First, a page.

What has happened to WaPo? Is it starting to act like a real newspaper?  The editorial board of the Washington Post calls for John Fetterman to agree to debate Dr. Oz not once but twice before the November midterm election. It also calls for the release of his medical records “for independent review”.

Don’t get carried away now, but maybe we should acknowledge when it does something right. In this case, it is the right move. The WaPo’s editors are correct to say that Pennsylvania voters are entitled to see both candidates on a stage and watch their performances. And, since Fetterman wants to be a senator, a six-year term, voters deserve to know that he will be up to doing that job for the duration.

No one can absolutely guarantee that they will be able to serve a full term in office without unexpected health issues. Stuff happens. We don’t have crystal balls to help us look into the future. But in Fetterman’s case, voters could be able to glean from his medical records if his doctors give him a reasonable chance of fulfilling his term. The point is that there has to be transparency when a candidate runs for office. He shouldn’t be allowed to hide on the issue of his health. WaPo rightly points out that Fetterman already has shown a willingness to gloss over real concerns and his medical history which led up to his stroke.

Since returning to the campaign trail, Mr. Fetterman has been halting in his performances. He stammers, appears confused and keeps his remarks short. He has held no news conferences. Mr. Fetterman acknowledges his difficulties with auditory processing, which make it hard for him to respond quickly to what he’s hearing. He receives speech therapy — and we wish him a speedy, full recovery — but the lingering, unanswered questions about his health, underscored by his hesitation to debate, are unsettling.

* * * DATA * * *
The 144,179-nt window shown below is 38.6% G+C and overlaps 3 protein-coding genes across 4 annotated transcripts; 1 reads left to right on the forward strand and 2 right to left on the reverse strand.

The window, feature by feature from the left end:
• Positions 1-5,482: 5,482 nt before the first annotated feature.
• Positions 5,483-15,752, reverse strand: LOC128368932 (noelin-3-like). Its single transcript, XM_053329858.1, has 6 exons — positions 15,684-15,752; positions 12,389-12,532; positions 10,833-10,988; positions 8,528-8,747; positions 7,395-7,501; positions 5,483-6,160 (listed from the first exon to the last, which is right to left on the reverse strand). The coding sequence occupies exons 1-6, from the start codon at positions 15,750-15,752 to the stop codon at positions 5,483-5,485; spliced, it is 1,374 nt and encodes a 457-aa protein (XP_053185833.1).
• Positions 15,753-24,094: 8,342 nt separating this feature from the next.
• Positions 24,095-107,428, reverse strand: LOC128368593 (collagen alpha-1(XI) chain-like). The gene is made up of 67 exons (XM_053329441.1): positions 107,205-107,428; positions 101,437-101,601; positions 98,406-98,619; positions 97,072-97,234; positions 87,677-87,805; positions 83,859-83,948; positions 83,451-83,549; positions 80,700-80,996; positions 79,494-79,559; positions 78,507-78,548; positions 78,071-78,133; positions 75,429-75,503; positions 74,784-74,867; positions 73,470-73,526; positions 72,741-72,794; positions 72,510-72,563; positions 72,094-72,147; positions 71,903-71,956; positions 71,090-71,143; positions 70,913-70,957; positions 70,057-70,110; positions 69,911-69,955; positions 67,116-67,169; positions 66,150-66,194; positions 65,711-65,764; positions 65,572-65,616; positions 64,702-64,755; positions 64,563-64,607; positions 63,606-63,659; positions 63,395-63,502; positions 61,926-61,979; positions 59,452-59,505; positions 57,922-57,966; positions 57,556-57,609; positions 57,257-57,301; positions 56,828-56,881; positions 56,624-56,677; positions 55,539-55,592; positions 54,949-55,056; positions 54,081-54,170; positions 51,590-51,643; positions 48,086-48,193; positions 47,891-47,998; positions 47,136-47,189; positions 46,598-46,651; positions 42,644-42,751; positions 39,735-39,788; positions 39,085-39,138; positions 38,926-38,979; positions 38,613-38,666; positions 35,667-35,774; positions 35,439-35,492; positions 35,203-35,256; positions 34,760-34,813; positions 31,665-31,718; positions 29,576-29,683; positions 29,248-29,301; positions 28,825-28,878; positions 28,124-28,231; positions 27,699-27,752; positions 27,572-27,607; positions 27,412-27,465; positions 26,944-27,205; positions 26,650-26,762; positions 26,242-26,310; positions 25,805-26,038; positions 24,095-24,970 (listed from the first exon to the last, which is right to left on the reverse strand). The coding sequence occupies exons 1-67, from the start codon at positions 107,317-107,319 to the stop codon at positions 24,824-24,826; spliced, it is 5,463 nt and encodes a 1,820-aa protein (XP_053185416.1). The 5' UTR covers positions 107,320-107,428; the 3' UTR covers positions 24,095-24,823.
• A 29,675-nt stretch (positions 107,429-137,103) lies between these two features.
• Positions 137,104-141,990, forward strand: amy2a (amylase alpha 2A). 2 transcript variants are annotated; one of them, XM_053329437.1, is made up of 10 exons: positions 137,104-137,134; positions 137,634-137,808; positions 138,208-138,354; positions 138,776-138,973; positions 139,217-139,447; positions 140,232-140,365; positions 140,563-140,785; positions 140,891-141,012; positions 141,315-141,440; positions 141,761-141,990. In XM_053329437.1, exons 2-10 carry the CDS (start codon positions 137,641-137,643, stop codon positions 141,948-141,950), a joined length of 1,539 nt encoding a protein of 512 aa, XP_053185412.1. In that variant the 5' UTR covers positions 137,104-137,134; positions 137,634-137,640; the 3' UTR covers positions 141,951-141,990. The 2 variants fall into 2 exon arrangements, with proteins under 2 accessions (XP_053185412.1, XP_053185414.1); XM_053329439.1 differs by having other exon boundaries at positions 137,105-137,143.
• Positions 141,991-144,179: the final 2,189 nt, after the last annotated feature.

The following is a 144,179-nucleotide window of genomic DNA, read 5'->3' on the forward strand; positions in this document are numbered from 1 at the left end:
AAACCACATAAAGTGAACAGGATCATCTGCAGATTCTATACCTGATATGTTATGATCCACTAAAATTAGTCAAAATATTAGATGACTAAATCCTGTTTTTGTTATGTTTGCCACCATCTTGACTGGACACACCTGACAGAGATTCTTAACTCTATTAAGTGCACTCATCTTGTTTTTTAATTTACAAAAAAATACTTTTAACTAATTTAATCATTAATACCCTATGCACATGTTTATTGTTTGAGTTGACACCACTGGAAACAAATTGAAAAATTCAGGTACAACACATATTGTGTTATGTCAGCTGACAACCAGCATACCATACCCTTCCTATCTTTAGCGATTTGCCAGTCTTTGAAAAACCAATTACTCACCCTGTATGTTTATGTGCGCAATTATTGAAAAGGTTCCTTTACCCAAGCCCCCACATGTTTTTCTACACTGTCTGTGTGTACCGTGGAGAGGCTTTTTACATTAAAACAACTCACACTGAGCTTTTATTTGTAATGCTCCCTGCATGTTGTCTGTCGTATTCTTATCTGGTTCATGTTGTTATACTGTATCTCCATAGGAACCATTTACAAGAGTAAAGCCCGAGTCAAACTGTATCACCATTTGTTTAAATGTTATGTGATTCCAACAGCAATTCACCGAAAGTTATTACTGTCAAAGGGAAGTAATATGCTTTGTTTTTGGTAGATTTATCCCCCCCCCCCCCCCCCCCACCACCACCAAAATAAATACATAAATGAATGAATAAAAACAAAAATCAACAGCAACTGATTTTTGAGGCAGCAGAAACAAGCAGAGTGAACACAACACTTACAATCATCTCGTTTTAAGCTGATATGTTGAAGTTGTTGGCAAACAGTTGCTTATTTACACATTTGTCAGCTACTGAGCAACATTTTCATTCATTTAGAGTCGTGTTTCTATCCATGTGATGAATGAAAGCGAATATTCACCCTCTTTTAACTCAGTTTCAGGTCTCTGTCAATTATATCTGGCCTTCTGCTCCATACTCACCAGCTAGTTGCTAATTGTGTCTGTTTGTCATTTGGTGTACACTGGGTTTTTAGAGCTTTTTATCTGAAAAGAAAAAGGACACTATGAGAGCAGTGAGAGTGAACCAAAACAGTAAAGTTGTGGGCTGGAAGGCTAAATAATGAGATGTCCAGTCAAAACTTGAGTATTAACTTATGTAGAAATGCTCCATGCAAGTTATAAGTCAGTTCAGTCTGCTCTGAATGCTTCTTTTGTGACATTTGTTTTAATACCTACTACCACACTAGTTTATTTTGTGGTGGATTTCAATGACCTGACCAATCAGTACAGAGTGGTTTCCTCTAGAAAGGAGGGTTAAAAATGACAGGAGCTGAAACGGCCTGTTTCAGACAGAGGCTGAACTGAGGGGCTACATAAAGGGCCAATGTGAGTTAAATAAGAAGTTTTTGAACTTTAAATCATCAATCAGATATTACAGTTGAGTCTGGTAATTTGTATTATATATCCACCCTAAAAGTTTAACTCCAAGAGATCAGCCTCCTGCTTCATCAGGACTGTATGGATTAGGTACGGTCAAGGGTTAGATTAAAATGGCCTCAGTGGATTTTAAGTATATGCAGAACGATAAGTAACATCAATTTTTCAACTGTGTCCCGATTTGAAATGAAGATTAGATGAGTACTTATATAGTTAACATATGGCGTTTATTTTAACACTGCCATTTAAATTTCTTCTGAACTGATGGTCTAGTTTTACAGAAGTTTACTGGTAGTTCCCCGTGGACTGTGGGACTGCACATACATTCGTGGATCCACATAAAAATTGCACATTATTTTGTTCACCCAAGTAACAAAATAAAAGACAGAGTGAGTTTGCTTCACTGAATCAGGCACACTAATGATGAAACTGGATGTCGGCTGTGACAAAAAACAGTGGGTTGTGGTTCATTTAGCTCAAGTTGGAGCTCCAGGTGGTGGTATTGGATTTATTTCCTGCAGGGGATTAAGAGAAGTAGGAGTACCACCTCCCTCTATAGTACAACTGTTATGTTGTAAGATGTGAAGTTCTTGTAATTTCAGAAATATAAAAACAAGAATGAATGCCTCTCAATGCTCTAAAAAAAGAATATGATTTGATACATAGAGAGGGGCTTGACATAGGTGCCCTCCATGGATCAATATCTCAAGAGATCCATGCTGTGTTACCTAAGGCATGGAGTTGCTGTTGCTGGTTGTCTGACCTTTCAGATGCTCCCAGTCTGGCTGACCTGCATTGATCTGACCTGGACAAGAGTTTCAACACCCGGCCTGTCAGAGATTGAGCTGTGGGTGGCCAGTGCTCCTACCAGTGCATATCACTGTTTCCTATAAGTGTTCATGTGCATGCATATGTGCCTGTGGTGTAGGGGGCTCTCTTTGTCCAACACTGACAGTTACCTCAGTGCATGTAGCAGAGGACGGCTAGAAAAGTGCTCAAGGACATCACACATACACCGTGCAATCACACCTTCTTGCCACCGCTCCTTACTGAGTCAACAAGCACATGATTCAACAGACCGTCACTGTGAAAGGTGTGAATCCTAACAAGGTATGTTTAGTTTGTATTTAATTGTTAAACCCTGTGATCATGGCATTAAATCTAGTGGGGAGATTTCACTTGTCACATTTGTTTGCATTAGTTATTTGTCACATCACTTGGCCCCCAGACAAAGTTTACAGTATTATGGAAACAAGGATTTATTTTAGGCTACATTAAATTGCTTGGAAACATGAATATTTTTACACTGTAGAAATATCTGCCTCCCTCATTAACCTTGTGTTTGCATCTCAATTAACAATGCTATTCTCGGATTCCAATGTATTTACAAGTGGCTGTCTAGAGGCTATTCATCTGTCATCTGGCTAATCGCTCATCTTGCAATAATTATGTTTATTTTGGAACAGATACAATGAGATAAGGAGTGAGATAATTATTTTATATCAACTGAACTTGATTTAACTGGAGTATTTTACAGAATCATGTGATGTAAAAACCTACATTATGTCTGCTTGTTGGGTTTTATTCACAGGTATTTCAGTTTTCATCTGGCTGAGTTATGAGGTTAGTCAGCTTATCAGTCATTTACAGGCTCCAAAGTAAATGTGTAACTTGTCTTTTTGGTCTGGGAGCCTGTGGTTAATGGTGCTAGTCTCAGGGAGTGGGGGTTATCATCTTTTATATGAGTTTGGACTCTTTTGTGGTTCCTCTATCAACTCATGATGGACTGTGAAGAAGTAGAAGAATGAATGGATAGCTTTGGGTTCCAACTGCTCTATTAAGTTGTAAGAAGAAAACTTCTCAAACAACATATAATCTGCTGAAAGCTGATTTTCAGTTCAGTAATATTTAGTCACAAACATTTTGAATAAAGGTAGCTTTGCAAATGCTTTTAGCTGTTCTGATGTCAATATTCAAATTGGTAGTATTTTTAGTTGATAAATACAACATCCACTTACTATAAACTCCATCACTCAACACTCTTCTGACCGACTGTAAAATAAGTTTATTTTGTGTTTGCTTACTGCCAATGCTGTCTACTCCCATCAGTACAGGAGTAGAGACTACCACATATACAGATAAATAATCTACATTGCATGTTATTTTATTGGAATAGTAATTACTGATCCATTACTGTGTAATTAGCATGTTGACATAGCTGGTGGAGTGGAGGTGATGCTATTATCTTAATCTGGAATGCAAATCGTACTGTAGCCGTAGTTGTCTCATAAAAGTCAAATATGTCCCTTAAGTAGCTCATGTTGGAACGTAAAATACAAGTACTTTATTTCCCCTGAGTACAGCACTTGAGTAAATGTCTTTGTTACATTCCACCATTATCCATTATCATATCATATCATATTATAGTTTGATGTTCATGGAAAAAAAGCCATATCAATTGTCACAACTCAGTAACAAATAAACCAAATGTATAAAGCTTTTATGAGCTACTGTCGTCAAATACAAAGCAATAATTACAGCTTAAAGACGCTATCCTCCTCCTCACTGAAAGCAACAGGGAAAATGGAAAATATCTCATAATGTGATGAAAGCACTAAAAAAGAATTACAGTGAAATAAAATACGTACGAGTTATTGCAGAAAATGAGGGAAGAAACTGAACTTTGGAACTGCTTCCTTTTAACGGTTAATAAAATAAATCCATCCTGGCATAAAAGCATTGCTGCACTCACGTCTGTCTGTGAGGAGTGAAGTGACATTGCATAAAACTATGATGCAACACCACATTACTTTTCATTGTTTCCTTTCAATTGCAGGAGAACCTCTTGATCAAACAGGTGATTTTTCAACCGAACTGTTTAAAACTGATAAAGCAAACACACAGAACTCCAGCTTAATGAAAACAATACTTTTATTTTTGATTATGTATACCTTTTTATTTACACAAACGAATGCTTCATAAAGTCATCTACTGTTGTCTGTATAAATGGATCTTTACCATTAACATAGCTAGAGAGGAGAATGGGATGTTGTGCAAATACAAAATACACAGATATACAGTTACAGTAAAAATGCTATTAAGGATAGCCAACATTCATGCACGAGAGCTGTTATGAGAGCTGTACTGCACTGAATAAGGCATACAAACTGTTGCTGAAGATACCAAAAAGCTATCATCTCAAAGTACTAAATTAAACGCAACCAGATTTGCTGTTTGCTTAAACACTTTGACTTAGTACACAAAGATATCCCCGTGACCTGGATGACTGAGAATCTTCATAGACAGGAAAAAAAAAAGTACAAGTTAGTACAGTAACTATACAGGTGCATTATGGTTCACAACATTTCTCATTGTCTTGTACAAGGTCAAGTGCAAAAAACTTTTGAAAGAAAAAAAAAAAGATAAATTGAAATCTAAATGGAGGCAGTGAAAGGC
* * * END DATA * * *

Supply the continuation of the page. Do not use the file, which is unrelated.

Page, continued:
The Fetterman campaign squandered credibility by concealing from the public for two days after his stroke that he had been hospitalized. It waited weeks longer to reveal a more complete picture of his medical history, including that he had been diagnosed in 2017 with cardiomyopathy. Mr. Fetterman had a pacemaker with a defibrillator implanted after the stroke. The campaign’s response to questions about Mr. Fetterman’s health is to point to a doctor’s note, released more than 14 weeks ago, which said “he should be able to campaign and serve in the U.S. Senate without a problem” if he takes his medications and exercises.

That’s not good enough. Mr. Fetterman is asking voters for a six-year contract without giving them enough information to make sound judgments about whether he’s up for such a demanding job. We have called for full disclosure of health records from candidates for federal office in both parties, including Donald Trump and Joe Biden, and we believe Mr. Fetterman should release his medical records for independent review.

That’s not being mean to someone who has suffered a stroke, that is just being honest about what anyone can see and hear. Fetterman even looks frustrated with himself when he tries to speak in complete sentences and has to stop and search for a word. The Senate is a debating body and being able to express himself and articulate a political position will be a requirement for the job. It is not too much to ask to be able to see his medical records.

Dr. Oz has asked for five debates. Fetterman refused to agree on any debates, much less five, until last week. He agreed to one in the middle to end of October. The problem with that timing is that mail-in voting begins September 19. Also, it is standard for Senate contests in Pennsylvania to hold three debates during the campaigns. Again, it’s not fair to voters who want to see the candidates side by side and listen to their views before casting a vote.

In the meantime, I’ll enjoy a brief moment when WaPo actually held a Democrat candidate accountable. This race may be tightening as November approaches. Currently, RCP has Fetterman up 6.5%. Pollsters haven’t exactly covered themselves in glory in past voting cycles so take that with a grain of salt.

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